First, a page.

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Q: When was introduced P bass?

Discussion in 'Basses [BG]' started by kim do yeon, Oct 6, 2003.

  1. kim do yeon

    kim do yeon

    Sep 6, 2003
    as i know, first P bass borned in 1951.

    but it's not same as that we are using one recently.

    it have a tele body, tele head, diffrent pick guard and diffrent pick up.(like sting's bass)

    i want to know when was introduced same as one using recently.

    anybody know that?
  2. Flatwound

    Flatwound Supporting Member

    Sep 9, 2000
    San Diego
    'K, here goes: As you mentioned, '51 was the start. In 1954, contours were added to the body. In 1957, the split pickup was added, and a pickguard in a similar shape to the "modern" P installed, but the pickguard was anodized aluminum. I think 1962 is when the rosewood fingerboard was introduced (they were all maple previously), but I'm not 100% sure on that one.
  3. BruceWane


    Oct 31, 2002
    Houston, TX
    It got the contoured body in '54, but still had the Telecaster headstock and the single coil pickup. Mid-'57 is when it really started looking like it does now - split-coil pickup, larger Strat-style headstock, 4 saddle bridge, and the current pickguard shape.
  4. Petebass


    Dec 22, 2002
    QLD Australia
    I found it interesting that the original P Basses had rubber mutes on the strings. Leo was originally trying to re-create the sound of a double bass. I don't think he realised exactly how much his invention would develop and change over the years.
  5. Fender hit another home run with the Precision Bass, the first fretted electric bass. Still today, it's the standard by which all basses are judged. Early P-basses (late 1951 to mid 1957) are collectable, but not as much as the models from mid-1957 to mid-1959 with split coil pickups, aluminum pickguards, and maple necks.

    Early Jazz Basses with concentric tone and volume knobs are also very collectable, along with the three knob configuration pre-CBS Jazz basses. Until the late 1980's, the P-bass sound was more desirable by players than the J-bass. But by 1990, the sound and feel of the J-bass had become preferred.

    Fender Bass History

    ;) Treena
  6. kim do yeon

    kim do yeon

    Sep 6, 2003
    thanks to everybody answered.
  7. Hmm, I don't think this is true. It might have been the first commercially successful electric fretted bass, but a few other companies and luthiers attempted to do it before. Maybe somone can shed some light onto this?
  8. christle

    christle Supporting Member

    Jan 26, 2002
    Winnipeg, MB
    Excellent Site! Thanks. I alway thought that Gibson had a precursor to the EB-1 that was supposedly similar to an EUB. Any ideas on that? I knew about the rest thanks mainly to the book How the Fender Bass Changed the World.

    Dan :bassist:
  9. Great Site! Thanks for the Link.

    Guess I was right after all!

    ;) Treena
  10. metron

    metron Fluffy does not agree

    Sep 12, 2003
    Lakewood Colorado
    The ombudsman is correct. According to "How the Fender Bass Changed the World" there were a few failed attempts at an electric bass in the 30s and 40s. Leo developed the first succesful fretted electric bass but not the very first ever.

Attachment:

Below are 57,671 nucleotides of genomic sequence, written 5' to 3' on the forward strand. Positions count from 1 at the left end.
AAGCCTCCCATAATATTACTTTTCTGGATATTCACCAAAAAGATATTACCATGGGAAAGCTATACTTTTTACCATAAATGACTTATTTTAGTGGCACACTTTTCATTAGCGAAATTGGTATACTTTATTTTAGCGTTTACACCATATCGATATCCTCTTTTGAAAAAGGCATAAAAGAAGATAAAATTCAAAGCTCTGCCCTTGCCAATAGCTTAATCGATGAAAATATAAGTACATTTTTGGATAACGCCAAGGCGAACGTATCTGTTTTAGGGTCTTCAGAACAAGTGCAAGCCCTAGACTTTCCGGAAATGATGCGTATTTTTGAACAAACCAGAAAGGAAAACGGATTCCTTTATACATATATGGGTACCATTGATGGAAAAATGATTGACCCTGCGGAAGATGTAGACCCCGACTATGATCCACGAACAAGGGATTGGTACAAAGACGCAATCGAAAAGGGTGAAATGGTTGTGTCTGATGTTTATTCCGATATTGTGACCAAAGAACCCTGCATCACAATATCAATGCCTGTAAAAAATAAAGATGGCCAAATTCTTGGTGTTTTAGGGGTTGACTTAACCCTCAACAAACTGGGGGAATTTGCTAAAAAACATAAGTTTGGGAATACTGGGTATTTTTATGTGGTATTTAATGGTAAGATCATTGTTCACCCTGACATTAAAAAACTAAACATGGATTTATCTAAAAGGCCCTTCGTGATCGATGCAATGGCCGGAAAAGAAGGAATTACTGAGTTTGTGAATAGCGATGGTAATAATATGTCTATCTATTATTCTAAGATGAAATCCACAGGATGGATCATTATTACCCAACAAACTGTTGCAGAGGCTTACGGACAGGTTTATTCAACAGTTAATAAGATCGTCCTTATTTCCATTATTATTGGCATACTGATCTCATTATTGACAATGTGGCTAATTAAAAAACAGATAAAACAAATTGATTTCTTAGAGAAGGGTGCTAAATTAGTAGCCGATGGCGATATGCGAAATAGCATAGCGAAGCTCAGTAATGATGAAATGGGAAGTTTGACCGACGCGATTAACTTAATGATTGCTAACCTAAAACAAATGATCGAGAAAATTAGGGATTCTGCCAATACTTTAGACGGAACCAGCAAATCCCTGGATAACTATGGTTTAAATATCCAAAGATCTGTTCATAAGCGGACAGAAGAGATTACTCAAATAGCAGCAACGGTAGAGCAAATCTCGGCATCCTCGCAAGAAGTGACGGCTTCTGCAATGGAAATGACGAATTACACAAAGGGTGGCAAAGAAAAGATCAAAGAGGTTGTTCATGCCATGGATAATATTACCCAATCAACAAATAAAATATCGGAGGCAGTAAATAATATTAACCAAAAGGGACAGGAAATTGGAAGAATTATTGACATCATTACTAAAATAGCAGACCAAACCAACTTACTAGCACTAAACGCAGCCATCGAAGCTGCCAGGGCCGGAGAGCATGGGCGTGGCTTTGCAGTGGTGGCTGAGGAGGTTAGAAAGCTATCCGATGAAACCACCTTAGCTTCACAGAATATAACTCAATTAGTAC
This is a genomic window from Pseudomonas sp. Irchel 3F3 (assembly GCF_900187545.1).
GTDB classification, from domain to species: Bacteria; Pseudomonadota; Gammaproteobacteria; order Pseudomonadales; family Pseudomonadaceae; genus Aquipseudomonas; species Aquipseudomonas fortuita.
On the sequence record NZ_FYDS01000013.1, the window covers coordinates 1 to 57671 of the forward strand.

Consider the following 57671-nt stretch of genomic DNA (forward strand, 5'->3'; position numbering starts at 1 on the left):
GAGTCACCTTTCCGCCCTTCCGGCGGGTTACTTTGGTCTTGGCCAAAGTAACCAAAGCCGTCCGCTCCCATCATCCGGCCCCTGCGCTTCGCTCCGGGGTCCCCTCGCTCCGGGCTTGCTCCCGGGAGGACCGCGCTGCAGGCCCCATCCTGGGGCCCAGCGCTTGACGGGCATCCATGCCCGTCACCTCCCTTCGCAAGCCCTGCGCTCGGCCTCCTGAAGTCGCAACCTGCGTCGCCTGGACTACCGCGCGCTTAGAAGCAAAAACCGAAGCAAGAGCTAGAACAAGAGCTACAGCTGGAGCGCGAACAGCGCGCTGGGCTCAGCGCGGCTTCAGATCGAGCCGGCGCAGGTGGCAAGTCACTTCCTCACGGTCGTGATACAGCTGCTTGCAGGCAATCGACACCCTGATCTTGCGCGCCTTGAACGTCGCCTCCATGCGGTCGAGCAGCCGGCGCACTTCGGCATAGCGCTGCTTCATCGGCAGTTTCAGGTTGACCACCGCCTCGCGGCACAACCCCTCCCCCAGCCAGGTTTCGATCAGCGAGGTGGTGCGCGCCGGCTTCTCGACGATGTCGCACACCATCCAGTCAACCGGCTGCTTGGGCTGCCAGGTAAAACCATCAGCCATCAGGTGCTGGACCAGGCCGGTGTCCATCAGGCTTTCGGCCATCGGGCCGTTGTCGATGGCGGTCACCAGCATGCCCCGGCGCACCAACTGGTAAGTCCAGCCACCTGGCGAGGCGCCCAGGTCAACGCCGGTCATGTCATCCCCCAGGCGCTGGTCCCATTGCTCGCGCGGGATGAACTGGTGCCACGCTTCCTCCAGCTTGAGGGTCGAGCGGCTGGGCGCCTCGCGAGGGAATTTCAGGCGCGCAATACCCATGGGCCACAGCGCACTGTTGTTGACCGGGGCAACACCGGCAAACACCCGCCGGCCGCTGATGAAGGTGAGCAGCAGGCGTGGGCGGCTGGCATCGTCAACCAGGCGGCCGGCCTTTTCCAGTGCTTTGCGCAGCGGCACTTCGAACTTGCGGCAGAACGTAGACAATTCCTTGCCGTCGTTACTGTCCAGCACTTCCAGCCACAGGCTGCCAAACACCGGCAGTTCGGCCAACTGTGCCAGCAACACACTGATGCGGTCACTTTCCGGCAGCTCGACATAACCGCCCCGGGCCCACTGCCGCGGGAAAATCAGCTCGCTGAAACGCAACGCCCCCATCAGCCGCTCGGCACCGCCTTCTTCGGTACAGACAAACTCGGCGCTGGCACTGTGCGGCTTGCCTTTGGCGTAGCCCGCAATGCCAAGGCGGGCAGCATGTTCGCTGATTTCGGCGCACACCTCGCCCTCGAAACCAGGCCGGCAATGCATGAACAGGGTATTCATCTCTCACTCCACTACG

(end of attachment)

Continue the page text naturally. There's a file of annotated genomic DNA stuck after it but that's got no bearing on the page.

11. On the site I put a link to, they also say Jaco invented the electric fretless bass, but I doubt that. Bill Wyman claims he did. But maybe even Wyman is wrong (he only said "I'm pretty sure of it").

    The site is also contradictory: They say Leo invented the first electric bass, then they say that "Paul Tutmarc builds first amplified bass guitar" in 1933. :confused:
  12. metron

    metron Fluffy does not agree

    Sep 12, 2003
    Lakewood Colorado
    I read that Wyman was playing a fretless Ampeg bass in the 60s when Jaco was just a young'n! :p I dont think Jaco made that claim either...
  13. Stu L.

    Stu L. Supporting Member

    Nov 27, 2001
    Corsicana, Texas
    I doubt anyone could have guessed the changes that have occured, or the ones that will occur.
  14. metron

    metron Fluffy does not agree

    Sep 12, 2003
    Lakewood Colorado
    From what I understand Leo was not trying to emulate the sound of the double bass with the mute but trying to subdue the overtones inherent in his design. Also he thought there was too much sustain which is the main reason for the mute which I think was made of some kind of foam.
  15. christle

    christle Supporting Member

    Jan 26, 2002
    Winnipeg, MB
    I have seen various books that mention either one as being used for the mute. I suspect that they started on rubber and moved to foam due to the shortages during the Korean Conflict. Everything I have read on the 57 and up says foam. But who really knows. There weren't supposed to P's with block inlays but some rare ones were made in the 60's.

    Dan :bassist:
  16. mark beem

    mark beem I'm alive and well. Where am I? Gold Supporting Member

    Jul 20, 2001
    New Hope, Alabama
    A very subjective statement.....
  17. Dave or anyone, can you list some of the names that are in the "How the Fender Bass Changed the World" book for me,.

    I have ordered this book from amazon.com but would be very happy to do some research on "failed attemps" if someone could help me with names and dates!

    I was always under the impression that even Leo himself has a few failed attempt.

    Can you help a fellow bassist out? I love to learn!

    ;) Treena